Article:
Born in a small town near Leningrad, Victor Khromin came from a Russian-Finnish family who nurtured and supported his artistic leanings from a young age. As a student, he participated in the underground non-conformist movement, which sought to break free from the constraints of the Soviet Union's strict aesthetic rules, though he also became a member of the U.S.S.R. Union of Professional Artists, the only organization that could sanction the career of an artist in the country. His non-conformist leanings got him into trouble with the union and the government, finally forcing him to move to a small village, called Sinicheno, after an unauthorized exhibition in Berlin got him kicked out of his position.
Eventually, Gorbechev's reforms in the late 1980s allowed Khromin to show his work more freely out of the country. In 1990, when he received an invitation to exhibit in New York, he ended up staying, moving his family Upstate New York.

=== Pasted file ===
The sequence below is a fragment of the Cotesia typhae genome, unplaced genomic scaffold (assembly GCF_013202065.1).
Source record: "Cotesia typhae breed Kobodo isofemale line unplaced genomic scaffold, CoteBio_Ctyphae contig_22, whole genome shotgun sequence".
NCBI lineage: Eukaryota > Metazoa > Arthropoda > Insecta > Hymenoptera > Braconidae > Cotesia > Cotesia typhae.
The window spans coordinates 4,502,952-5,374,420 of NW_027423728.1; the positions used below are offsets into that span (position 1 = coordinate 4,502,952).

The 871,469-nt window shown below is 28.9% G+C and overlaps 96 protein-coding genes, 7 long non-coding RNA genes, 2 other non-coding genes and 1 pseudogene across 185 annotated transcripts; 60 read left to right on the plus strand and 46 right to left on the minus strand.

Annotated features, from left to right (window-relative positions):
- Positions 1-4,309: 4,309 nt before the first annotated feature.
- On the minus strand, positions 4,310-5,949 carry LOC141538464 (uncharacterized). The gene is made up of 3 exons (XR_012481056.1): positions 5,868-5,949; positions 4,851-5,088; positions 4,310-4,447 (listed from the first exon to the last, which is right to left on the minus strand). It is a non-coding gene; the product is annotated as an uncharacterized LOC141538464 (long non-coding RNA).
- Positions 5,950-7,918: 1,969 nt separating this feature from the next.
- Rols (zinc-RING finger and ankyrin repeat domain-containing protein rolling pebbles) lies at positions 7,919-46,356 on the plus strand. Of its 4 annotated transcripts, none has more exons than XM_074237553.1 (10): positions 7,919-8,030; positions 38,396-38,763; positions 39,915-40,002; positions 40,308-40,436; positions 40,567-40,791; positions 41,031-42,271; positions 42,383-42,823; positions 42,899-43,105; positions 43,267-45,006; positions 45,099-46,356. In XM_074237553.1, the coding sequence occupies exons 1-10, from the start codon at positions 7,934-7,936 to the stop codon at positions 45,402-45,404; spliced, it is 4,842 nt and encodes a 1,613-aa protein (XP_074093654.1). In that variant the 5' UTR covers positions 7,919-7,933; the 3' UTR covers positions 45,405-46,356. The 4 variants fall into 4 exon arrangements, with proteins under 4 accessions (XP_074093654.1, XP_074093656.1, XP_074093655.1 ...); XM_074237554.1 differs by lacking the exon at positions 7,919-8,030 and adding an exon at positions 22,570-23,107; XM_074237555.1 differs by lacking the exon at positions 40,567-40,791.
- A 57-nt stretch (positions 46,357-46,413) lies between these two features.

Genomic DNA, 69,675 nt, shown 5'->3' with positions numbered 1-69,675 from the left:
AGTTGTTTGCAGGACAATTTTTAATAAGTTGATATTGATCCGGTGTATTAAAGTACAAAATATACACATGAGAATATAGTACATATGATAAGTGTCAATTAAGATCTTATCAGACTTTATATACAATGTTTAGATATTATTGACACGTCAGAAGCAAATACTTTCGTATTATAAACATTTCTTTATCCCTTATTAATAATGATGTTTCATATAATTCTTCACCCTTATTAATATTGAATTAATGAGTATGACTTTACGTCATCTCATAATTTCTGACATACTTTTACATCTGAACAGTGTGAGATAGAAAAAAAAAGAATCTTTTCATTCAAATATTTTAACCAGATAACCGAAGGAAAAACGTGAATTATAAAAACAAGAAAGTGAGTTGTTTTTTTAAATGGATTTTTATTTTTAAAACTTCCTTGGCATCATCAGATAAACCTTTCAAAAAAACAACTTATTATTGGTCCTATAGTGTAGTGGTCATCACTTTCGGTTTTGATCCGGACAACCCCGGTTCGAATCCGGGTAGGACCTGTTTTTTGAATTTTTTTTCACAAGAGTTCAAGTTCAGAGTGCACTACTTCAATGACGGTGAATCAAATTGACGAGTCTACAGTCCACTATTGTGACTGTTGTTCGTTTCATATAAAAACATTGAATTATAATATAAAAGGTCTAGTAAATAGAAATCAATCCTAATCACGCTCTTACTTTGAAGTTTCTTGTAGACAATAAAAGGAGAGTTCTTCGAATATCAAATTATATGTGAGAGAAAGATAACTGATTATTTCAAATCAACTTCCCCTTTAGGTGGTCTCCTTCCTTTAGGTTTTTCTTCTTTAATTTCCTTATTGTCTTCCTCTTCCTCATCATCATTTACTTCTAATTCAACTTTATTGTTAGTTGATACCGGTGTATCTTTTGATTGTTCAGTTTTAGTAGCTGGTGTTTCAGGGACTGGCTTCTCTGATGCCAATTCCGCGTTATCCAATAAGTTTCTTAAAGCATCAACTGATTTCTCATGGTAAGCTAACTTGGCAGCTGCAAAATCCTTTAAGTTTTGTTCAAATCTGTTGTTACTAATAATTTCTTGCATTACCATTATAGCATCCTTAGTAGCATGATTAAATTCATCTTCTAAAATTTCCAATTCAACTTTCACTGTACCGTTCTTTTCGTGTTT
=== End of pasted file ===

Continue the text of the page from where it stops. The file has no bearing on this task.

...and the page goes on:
The experience of viewing these paintings is an exercise in shifting perspective, of letting your focus narrow or expand depending on whether you're looking closely at the consortium of objects imbedded behind the paint -- such as belt buckles, purses, leather straps, eyeglasses -- or the birds, cows, horses, and eggheaded figures that populate the dreamscape.
Take a few steps back, and you get a better idea of the narratives occurring in the paintings: a bird in flight, childhood rumbles, a cow on its way to the slaughterhouse. Take a closer look, and you'll see the incredible detail Khromin puts into the expressions of the characters he creates.
The exhibit also contains another strand of Khromin's work that includes checkerboard pieces on paper that don't have quite the same sculptural effect as his bas-relief pieces, but allow for a different kind of abstraction that slices up images and rearranges them in interesting ways.
The highlight of the exhibit is Khromin's Bird Watcher, a 2010 work that was donated to the museum last year. Unlike the other paintings, The Bird Watcher bears no color, allowing his use of shape and texture to tell the story.